West Virginia House of Delegates Speaker Tim Armstead (R-Kanawha) is the latest legislative leader to express outrage over excessive spending by the West Virginia Supreme Court on office renovations and furnishings.

The Court has spent $3.7 million in office repairs, redecorating and refurbishing over the last several years, and some of the spending is more in keeping with the tastes of a millionaire than of a poor state that struggles to balance a tight budget.

“These things that have come to light are alarming,” Armstead told me earlier this week on Talkline.

Much of the attention has focused on the $32,000 couch in Chief Justice Allen Loughry’s office.  He says former court administrator Steve Canterbury is to blame and that he fired Canterbury the first chance he got.  Canterbury says Loughry knew what the couch cost and approved it.

But one of the largest of the controversial expenses was the renovation of Justice Robin Davis’s office. That cost $500,278.23.   According to Realtor.com, the median listing price for a house in Charleston is $150,000.

Davis’s office work included over $23,000 for “design services” by Ed Weber Architects.  The glass countertops, glass door and floor cost $90,000.  Stainless steel cabinets and shelves cost $40,000. Two Edward Fields rugs priced out at over $28,000.

Davis, in an interview with WCHS TV’s Kennie Bass, who broke the original story, owned up to the expenses.  “I wanted the people of West Virginia to hear about my office from me,” she told Bass. “Anything that is done in this office is on me.”

Lawmakers may well take that to heart.  “No one can justify spending that kind of money… it’s incredibly excessive spending,” Armstead said.

The controversy expanded this week with the revelations that Justice Loughry had a sofa left behind by the late Justice Joe Albright and a Cass Gilbert desk at his home office.  Loughry, who is increasingly frustrated by the controversy, had the couch and desk removed and taken to storage.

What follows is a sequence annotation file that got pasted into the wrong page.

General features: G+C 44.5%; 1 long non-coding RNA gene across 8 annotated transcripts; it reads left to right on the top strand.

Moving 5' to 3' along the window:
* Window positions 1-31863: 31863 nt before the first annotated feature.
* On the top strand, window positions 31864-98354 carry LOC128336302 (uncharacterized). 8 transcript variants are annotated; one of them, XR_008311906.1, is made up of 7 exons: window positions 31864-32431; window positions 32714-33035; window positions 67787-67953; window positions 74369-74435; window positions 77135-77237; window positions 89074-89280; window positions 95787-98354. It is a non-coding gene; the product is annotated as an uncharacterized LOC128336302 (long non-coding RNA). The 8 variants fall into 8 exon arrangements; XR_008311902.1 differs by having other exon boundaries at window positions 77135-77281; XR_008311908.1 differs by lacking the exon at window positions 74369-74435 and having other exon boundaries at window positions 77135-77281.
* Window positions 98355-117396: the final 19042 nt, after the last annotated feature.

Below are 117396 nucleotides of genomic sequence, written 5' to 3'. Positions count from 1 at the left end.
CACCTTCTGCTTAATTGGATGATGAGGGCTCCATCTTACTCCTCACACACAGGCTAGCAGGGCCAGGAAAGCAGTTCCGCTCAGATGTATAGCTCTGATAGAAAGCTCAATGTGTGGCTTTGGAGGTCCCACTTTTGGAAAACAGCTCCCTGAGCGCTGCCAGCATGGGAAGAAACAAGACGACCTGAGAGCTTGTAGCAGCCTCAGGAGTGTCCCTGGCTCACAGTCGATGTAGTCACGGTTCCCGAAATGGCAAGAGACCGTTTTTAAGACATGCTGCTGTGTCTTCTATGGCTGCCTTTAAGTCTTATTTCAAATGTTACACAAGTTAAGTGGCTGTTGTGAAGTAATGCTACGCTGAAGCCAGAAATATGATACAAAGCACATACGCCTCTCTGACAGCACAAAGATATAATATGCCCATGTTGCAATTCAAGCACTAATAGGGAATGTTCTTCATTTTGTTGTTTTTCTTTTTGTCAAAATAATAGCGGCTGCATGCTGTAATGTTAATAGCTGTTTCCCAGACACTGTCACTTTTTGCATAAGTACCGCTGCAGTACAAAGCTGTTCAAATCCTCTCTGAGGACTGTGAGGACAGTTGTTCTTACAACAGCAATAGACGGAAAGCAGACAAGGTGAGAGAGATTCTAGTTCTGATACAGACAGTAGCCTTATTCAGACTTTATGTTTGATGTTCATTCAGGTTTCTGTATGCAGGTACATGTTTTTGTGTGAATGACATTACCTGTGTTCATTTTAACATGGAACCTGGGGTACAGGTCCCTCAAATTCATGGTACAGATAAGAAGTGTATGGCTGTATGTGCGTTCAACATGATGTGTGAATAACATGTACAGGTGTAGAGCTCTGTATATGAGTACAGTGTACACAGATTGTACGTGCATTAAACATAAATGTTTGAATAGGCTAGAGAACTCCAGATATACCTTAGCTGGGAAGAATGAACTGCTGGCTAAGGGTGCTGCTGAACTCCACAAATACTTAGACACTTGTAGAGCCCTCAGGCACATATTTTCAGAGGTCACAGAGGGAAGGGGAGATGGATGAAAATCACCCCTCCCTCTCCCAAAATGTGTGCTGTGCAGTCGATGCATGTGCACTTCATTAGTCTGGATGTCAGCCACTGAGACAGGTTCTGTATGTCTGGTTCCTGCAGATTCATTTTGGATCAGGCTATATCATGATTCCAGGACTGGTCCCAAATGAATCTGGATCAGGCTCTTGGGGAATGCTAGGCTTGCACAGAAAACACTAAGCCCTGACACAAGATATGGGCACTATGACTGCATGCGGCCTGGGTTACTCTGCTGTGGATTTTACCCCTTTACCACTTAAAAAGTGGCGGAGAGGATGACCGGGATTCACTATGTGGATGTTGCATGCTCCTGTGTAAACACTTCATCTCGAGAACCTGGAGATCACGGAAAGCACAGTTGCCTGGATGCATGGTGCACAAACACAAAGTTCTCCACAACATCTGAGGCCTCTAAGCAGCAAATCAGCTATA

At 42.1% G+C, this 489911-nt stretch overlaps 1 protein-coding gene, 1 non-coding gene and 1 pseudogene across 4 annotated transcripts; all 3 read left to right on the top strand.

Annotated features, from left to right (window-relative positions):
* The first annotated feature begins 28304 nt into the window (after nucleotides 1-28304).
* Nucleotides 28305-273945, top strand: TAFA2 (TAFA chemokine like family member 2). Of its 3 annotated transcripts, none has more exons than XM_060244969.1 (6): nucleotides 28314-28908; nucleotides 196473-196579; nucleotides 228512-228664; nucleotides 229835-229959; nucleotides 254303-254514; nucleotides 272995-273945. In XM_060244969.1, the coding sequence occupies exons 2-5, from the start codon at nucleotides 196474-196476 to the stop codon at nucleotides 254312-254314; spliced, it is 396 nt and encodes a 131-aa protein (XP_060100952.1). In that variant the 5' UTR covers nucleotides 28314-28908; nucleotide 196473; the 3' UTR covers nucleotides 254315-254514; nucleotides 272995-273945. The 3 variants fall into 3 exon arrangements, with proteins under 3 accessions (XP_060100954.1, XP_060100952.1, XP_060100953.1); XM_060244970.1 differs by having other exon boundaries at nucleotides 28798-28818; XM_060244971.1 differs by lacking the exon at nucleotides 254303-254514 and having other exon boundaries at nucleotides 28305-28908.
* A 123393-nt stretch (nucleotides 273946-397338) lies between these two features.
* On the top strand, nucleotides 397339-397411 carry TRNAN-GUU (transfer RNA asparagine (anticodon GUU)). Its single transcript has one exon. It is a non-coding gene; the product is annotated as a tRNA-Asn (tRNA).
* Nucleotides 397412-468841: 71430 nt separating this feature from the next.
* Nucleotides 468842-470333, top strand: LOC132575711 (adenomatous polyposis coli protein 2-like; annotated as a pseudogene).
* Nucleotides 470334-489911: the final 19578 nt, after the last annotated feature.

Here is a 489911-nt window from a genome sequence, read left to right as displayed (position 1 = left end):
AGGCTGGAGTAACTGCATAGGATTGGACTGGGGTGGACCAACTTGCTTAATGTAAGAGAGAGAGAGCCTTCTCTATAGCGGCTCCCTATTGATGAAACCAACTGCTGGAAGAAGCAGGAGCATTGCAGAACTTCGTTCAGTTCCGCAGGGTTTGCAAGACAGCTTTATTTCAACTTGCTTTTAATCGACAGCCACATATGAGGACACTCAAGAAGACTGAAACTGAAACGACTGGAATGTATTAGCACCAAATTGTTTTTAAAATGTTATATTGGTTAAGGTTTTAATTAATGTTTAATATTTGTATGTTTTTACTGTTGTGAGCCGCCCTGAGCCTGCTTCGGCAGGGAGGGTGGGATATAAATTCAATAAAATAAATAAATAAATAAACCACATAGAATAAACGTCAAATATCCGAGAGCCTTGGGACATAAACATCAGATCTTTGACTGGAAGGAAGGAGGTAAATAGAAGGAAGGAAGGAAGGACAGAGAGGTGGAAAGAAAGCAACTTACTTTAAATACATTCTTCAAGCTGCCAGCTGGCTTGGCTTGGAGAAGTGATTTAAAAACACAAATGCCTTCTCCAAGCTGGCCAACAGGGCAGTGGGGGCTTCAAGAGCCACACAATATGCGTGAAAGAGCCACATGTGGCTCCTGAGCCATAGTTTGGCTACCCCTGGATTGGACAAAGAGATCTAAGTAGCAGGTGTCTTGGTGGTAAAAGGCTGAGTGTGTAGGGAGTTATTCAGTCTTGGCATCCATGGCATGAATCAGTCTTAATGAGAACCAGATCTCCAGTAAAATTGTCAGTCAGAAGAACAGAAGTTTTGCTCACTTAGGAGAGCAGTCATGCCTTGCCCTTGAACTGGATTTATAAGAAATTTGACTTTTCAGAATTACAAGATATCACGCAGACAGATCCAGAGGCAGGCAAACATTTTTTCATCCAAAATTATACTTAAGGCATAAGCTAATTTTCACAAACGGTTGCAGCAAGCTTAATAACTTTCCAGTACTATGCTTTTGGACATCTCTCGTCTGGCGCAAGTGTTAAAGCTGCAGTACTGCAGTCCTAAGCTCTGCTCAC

“The desk was not returned because its use was inappropriate, but because issues such as this are becoming an obstacle to the Court completing its important work,” Loughry said.  Supreme Court spokeswoman Jennifer Bundy said, “The Court has a longstanding practice of providing the justices an opportunity to establish a home office, with Court-provided technology equipment and furniture to suit their respective needs.”

The Supreme Court spending issue has the West Virginia Bar buzzing. The legal community is a small, close-knit group and what happens at the high court is of significant interest. However, neither of the two main legal organizations in the state—the West Virginia State Bar and the West Virginia Association for Justice (trial attorneys)—is willing to be publicly critical of the court.

Sometime next month, Loughry will appear before the House and Senate Finance Committees to explain the Judiciary’s budget for next year. It is normally a perfunctory exercise since by law the legislature has no control over the budget.

However, the committee rooms will be packed for these hearings and lawmakers will have plenty of questions about how taxpayer dollars are spent on the third floor in the East wing of the Capitol.

 

 

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